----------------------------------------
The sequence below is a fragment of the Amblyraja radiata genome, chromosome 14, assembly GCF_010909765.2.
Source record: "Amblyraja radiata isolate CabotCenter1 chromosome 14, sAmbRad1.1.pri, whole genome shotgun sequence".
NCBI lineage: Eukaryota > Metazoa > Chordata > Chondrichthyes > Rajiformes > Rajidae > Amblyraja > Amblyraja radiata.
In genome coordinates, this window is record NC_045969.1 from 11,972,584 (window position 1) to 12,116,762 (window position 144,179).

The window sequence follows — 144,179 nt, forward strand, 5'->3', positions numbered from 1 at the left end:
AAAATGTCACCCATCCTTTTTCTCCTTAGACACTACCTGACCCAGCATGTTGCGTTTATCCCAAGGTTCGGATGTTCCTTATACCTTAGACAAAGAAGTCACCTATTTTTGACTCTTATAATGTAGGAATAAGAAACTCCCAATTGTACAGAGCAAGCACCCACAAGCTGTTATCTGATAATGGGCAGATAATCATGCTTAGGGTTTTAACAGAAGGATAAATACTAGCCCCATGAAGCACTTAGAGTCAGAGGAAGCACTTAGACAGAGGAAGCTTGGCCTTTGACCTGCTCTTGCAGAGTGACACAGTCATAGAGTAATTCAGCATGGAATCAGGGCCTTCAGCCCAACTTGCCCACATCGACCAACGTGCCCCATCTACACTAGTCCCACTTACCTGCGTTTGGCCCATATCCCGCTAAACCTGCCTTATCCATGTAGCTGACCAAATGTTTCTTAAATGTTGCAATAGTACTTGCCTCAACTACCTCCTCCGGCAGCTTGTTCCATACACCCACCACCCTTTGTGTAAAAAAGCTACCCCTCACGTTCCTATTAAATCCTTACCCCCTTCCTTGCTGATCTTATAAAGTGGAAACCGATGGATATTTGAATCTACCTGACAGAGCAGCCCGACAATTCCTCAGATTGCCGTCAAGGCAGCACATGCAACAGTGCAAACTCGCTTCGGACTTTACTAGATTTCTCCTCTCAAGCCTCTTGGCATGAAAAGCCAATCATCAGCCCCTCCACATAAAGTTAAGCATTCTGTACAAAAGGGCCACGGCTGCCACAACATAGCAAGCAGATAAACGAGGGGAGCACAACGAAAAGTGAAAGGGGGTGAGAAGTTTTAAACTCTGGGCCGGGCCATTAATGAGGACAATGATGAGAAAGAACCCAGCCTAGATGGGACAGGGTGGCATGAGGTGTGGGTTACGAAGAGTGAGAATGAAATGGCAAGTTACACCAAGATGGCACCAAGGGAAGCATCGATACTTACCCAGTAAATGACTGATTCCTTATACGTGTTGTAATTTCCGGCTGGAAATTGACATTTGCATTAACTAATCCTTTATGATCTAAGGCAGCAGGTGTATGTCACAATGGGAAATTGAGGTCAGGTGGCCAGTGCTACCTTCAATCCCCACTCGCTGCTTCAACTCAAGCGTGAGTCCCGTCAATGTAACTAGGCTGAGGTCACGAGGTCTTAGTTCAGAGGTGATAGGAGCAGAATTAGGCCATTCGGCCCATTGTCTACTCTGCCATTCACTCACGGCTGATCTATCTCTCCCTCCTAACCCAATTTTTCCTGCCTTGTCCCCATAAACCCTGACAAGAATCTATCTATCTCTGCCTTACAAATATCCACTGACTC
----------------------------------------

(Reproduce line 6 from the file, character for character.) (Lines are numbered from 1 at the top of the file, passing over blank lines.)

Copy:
AAAATGTCACCCATCCTTTTTCTCCTTAGACACTACCTGACCCAGCATGTTGCGTTTATCCCAAGGTTCGGATGTTCCTTATACCTTAGACAAAGAAGTCACCTATTTTTGACTCTTATAATGTAGGAATAAGAAACTCCCAATTGTACAGAGCAAGCACCCACAAGCTGTTATCTGATAATGGGCAGATAATCATGCTTAGGGTTTTAACAGAAGGATAAATACTAGCCCCATGAAGCACTTAGAGTCAGAGGAAGCACTTAGACAGAGGAAGCTTGGCCTTTGACCTGCTCTTGCAGAGTGACACAGTCATAGAGTAATTCAGCATGGAATCAGGGCCTTCAGCCCAACTTGCCCACATCGACCAACGTGCCCCATCTACACTAGTCCCACTTACCTGCGTTTGGCCCATATCCCGCTAAACCTGCCTTATCCATGTAGCTGACCAAATGTTTCTTAAATGTTGCAATAGTACTTGCCTCAACTACCTCCTCCGGCAGCTTGTTCCATACACCCACCACCCTTTGTGTAAAAAAGCTACCCCTCACGTTCCTATTAAATCCTTACCCCCTTCCTTGCTGATCTTATAAAGTGGAAACCGATGGATATTTGAATCTACCTGACAGAGCAGCCCGACAATTCCTCAGATTGCCGTCAAGGCAGCACATGCAACAGTGCAAACTCGCTTCGGACTTTACTAGATTTCTCCTCTCAAGCCTCTTGGCATGAAAAGCCAATCATCAGCCCCTCCACATAAAGTTAAGCATTCTGTACAAAAGGGCCACGGCTGCCACAACATAGCAAGCAGATAAACGAGGGGAGCACAACGAAAAGTGAAAGGGGGTGAGAAGTTTTAAACTCTGGGCCGGGCCATTAATGAGGACAATGATGAGAAAGAACCCAGCCTAGATGGGACAGGGTGGCATGAGGTGTGGGTTACGAAGAGTGAGAATGAAATGGCAAGTTACACCAAGATGGCACCAAGGGAAGCATCGATACTTACCCAGTAAATGACTGATTCCTTATACGTGTTGTAATTTCCGGCTGGAAATTGACATTTGCATTAACTAATCCTTTATGATCTAAGGCAGCAGGTGTATGTCACAATGGGAAATTGAGGTCAGGTGGCCAGTGCTACCTTCAATCCCCACTCGCTGCTTCAACTCAAGCGTGAGTCCCGTCAATGTAACTAGGCTGAGGTCACGAGGTCTTAGTTCAGAGGTGATAGGAGCAGAATTAGGCCATTCGGCCCATTGTCTACTCTGCCATTCACTCACGGCTGATCTATCTCTCCCTCCTAACCCAATTTTTCCTGCCTTGTCCCCATAAACCCTGACAAGAATCTATCTATCTCTGCCTTACAAATATCCACTGACTC